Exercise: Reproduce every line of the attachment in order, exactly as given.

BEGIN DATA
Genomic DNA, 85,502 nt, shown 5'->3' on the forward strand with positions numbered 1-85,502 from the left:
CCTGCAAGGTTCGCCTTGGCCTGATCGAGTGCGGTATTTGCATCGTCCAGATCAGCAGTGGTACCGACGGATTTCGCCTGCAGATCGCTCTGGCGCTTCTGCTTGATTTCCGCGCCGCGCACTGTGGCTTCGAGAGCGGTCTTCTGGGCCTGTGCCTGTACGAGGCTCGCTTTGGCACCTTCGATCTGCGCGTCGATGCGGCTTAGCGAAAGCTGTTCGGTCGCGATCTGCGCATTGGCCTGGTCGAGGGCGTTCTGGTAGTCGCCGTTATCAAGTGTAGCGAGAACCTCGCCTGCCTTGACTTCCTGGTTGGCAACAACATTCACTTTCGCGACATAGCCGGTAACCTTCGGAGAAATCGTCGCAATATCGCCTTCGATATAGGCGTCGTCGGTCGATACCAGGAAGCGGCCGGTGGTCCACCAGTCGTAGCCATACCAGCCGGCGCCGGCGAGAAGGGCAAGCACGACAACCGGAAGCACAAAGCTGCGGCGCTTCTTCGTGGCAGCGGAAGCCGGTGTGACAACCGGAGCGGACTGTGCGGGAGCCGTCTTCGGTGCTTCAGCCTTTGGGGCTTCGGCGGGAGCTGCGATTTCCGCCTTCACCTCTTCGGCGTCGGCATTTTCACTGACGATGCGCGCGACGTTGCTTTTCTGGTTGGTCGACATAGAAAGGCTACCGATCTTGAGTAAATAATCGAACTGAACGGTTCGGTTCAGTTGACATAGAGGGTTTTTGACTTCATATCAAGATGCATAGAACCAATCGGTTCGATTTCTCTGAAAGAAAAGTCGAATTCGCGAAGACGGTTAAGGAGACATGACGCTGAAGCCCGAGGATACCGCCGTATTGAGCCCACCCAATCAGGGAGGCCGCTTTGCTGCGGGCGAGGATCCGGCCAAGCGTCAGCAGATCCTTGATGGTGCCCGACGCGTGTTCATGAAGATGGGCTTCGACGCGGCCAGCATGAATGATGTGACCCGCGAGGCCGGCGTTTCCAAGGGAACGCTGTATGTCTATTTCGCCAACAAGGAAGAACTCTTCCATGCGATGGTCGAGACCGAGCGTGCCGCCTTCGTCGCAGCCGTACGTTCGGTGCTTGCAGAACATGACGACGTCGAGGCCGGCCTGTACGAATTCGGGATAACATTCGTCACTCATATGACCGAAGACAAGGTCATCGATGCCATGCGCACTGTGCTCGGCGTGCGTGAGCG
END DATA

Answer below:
Genomic DNA, 85,502 nt, shown 5'->3' on the forward strand with positions numbered 1-85,502 from the left:
CCTGCAAGGTTCGCCTTGGCCTGATCGAGTGCGGTATTTGCATCGTCCAGATCAGCAGTGGTACCGACGGATTTCGCCTGCAGATCGCTCTGGCGCTTCTGCTTGATTTCCGCGCCGCGCACTGTGGCTTCGAGAGCGGTCTTCTGGGCCTGTGCCTGTACGAGGCTCGCTTTGGCACCTTCGATCTGCGCGTCGATGCGGCTTAGCGAAAGCTGTTCGGTCGCGATCTGCGCATTGGCCTGGTCGAGGGCGTTCTGGTAGTCGCCGTTATCAAGTGTAGCGAGAACCTCGCCTGCCTTGACTTCCTGGTTGGCAACAACATTCACTTTCGCGACATAGCCGGTAACCTTCGGAGAAATCGTCGCAATATCGCCTTCGATATAGGCGTCGTCGGTCGATACCAGGAAGCGGCCGGTGGTCCACCAGTCGTAGCCATACCAGCCGGCGCCGGCGAGAAGGGCAAGCACGACAACCGGAAGCACAAAGCTGCGGCGCTTCTTCGTGGCAGCGGAAGCCGGTGTGACAACCGGAGCGGACTGTGCGGGAGCCGTCTTCGGTGCTTCAGCCTTTGGGGCTTCGGCGGGAGCTGCGATTTCCGCCTTCACCTCTTCGGCGTCGGCATTTTCACTGACGATGCGCGCGACGTTGCTTTTCTGGTTGGTCGACATAGAAAGGCTACCGATCTTGAGTAAATAATCGAACTGAACGGTTCGGTTCAGTTGACATAGAGGGTTTTTGACTTCATATCAAGATGCATAGAACCAATCGGTTCGATTTCTCTGAAAGAAAAGTCGAATTCGCGAAGACGGTTAAGGAGACATGACGCTGAAGCCCGAGGATACCGCCGTATTGAGCCCACCCAATCAGGGAGGCCGCTTTGCTGCGGGCGAGGATCCGGCCAAGCGTCAGCAGATCCTTGATGGTGCCCGACGCGTGTTCATGAAGATGGGCTTCGACGCGGCCAGCATGAATGATGTGACCCGCGAGGCCGGCGTTTCCAAGGGAACGCTGTATGTCTATTTCGCCAACAAGGAAGAACTCTTCCATGCGATGGTCGAGACCGAGCGTGCCGCCTTCGTCGCAGCCGTACGTTCGGTGCTTGCAGAACATGACGACGTCGAGGCCGGCCTGTACGAATTCGGGATAACATTCGTCACTCATATGACCGAAGACAAGGTCATCGATGCCATGCGCACTGTGCTCGGCGTGCGTGAGCG